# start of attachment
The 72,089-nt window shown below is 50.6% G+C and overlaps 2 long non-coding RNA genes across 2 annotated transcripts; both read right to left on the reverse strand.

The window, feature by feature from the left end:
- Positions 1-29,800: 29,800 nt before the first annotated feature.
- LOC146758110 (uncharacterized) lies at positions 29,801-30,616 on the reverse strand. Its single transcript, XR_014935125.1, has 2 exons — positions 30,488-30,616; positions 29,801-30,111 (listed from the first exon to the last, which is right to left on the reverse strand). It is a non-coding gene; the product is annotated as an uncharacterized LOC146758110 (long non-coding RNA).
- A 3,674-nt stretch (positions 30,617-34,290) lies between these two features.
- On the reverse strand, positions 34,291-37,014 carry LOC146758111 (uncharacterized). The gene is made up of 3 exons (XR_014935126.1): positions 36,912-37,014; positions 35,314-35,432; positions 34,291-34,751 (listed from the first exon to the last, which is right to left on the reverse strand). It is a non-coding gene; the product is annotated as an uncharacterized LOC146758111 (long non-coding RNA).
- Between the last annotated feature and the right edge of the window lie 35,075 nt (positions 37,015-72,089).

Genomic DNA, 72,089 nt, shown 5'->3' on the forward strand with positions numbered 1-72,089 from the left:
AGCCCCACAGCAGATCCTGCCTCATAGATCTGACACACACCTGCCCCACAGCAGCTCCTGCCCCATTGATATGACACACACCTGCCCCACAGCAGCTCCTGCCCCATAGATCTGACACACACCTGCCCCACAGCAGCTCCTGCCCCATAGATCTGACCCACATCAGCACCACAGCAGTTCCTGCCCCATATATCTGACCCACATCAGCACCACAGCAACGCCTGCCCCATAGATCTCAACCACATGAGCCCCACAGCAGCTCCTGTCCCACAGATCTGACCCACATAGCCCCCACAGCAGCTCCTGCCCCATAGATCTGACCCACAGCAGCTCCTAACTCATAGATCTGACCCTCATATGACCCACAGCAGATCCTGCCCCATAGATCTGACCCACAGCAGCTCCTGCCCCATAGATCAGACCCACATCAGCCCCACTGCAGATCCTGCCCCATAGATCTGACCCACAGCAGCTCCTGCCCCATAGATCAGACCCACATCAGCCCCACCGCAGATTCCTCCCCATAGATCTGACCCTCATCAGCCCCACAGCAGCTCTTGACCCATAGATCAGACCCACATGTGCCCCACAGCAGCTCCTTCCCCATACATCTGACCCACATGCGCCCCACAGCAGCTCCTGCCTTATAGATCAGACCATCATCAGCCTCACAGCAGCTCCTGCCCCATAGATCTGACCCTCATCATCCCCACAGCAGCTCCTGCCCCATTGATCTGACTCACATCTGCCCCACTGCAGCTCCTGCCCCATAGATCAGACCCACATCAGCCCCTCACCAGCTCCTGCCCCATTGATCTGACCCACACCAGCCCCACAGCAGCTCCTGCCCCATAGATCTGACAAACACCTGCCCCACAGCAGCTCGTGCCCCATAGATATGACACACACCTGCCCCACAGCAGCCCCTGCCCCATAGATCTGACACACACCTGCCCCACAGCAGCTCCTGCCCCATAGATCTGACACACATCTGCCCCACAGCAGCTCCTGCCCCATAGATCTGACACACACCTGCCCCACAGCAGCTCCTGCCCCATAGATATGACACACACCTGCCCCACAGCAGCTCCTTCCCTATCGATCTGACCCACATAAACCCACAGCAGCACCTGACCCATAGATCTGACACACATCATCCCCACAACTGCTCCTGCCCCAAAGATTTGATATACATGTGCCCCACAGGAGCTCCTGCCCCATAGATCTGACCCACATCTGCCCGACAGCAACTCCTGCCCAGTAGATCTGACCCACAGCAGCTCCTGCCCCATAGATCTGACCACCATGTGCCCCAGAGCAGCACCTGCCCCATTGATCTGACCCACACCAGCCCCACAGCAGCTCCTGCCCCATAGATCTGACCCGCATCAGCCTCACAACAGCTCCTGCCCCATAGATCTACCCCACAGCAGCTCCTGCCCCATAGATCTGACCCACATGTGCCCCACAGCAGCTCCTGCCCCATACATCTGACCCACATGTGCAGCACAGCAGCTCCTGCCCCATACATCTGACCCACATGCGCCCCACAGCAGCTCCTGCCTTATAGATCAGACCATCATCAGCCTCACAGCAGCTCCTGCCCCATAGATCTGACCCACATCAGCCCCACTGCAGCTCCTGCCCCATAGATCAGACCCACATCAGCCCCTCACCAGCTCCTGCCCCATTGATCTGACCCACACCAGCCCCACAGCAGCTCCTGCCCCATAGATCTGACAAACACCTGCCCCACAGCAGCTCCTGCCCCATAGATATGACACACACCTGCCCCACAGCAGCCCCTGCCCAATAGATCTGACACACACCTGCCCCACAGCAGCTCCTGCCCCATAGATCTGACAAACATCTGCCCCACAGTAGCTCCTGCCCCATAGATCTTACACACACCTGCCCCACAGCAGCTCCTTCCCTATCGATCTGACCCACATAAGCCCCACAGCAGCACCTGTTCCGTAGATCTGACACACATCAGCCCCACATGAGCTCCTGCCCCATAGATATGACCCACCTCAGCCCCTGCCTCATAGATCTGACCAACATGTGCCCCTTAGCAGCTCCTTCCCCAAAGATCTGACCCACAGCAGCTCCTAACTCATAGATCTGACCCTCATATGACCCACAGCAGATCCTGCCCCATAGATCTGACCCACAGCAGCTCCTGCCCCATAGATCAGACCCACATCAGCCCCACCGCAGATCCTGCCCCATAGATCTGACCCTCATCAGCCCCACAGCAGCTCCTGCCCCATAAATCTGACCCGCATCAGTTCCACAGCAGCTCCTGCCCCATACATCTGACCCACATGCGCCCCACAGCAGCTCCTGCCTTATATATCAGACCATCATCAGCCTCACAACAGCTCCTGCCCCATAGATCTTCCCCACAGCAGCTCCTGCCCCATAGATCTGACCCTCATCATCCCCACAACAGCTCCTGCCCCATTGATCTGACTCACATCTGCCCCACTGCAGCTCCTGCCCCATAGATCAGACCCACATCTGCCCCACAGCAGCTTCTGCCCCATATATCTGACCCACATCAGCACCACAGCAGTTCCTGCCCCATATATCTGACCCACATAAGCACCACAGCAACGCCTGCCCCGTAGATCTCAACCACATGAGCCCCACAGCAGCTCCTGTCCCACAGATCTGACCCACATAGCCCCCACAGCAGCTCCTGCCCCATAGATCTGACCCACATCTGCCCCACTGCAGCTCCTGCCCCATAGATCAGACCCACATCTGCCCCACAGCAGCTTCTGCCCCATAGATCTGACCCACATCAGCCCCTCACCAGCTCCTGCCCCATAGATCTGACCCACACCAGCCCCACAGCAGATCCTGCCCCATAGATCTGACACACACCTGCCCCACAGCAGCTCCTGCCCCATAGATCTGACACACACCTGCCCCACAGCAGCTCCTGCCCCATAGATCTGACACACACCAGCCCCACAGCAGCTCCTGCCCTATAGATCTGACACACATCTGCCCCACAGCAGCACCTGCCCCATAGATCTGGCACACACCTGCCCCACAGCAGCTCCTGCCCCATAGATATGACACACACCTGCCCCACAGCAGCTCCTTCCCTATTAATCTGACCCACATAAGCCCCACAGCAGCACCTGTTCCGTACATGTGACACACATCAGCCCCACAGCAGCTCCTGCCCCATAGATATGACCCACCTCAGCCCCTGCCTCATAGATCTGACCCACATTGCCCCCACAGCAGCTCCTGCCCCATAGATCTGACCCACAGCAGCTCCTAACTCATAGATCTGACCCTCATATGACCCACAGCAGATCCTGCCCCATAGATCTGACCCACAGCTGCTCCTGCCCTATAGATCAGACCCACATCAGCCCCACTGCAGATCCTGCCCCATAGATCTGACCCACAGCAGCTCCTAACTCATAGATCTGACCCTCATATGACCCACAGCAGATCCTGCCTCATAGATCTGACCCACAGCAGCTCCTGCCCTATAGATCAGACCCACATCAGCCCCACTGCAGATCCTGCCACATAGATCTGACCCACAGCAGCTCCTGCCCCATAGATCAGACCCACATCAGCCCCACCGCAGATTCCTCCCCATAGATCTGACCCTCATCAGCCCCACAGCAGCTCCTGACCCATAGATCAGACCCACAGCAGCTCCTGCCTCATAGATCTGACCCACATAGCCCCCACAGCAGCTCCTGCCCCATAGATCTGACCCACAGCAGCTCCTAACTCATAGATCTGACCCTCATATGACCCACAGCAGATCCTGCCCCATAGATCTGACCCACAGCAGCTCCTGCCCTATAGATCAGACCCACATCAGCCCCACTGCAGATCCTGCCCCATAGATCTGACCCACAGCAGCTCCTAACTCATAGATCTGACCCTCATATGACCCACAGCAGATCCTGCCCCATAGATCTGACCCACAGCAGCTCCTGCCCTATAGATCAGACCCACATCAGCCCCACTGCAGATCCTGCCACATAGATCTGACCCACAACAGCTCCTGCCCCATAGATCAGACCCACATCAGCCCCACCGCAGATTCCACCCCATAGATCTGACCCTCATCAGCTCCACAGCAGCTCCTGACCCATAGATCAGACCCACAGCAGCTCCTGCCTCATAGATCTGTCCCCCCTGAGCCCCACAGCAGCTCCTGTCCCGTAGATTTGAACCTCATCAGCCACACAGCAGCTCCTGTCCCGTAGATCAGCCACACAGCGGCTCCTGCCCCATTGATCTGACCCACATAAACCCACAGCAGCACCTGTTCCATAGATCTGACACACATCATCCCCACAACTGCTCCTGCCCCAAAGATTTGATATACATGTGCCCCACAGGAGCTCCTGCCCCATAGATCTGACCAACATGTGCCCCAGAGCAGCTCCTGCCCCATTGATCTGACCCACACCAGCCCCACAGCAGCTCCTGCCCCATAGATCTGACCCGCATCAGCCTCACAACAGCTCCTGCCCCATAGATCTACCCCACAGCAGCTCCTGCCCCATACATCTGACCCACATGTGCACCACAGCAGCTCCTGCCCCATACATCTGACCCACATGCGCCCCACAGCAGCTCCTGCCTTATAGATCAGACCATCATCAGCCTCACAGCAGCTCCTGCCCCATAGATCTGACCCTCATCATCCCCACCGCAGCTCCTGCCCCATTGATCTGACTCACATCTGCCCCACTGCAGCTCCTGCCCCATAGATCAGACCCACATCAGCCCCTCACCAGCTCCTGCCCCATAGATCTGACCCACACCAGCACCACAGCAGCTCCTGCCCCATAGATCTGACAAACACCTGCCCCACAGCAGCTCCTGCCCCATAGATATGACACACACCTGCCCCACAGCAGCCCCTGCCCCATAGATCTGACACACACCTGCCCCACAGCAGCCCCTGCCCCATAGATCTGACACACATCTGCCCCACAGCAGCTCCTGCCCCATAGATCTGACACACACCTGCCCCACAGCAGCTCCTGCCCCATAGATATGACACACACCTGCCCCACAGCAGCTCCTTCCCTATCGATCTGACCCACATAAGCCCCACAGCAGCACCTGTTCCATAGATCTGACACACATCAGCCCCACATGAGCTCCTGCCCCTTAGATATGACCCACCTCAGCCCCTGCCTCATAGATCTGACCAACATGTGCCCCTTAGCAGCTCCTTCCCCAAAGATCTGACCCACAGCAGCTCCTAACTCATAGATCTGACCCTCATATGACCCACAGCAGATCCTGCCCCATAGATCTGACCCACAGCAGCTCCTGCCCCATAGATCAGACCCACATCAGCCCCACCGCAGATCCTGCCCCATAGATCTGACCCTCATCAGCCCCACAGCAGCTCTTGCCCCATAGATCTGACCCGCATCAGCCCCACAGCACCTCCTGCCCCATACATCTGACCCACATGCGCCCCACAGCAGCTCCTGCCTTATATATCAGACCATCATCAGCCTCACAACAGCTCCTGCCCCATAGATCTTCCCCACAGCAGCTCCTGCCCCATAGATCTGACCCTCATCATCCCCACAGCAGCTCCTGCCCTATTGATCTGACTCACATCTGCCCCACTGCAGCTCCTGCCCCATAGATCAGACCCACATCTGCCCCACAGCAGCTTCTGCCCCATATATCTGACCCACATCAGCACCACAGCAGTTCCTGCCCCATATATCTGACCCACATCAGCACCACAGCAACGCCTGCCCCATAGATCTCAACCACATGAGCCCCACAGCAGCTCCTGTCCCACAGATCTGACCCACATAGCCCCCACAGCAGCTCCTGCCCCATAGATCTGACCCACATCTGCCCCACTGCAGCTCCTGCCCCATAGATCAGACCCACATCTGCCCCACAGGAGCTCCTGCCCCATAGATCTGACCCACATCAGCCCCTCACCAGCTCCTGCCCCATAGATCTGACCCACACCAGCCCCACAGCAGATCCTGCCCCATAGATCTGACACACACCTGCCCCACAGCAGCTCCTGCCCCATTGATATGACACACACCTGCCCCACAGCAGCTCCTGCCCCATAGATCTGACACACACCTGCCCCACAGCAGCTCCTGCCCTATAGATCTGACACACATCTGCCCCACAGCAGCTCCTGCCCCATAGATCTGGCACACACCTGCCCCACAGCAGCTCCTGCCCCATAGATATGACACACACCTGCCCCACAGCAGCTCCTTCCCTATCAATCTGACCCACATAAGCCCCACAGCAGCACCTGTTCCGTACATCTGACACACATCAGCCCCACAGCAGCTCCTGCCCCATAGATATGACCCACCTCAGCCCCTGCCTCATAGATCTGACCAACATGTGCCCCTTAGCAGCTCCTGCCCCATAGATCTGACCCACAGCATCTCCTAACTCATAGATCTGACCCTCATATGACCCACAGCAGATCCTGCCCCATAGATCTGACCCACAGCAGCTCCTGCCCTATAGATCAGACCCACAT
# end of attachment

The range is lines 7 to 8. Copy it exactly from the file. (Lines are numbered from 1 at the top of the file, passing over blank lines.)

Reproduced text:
- Between the last annotated feature and the right edge of the window lie 35,075 nt (positions 37,015-72,089).

Genomic DNA, 72,089 nt, shown 5'->3' on the forward strand with positions numbered 1-72,089 from the left: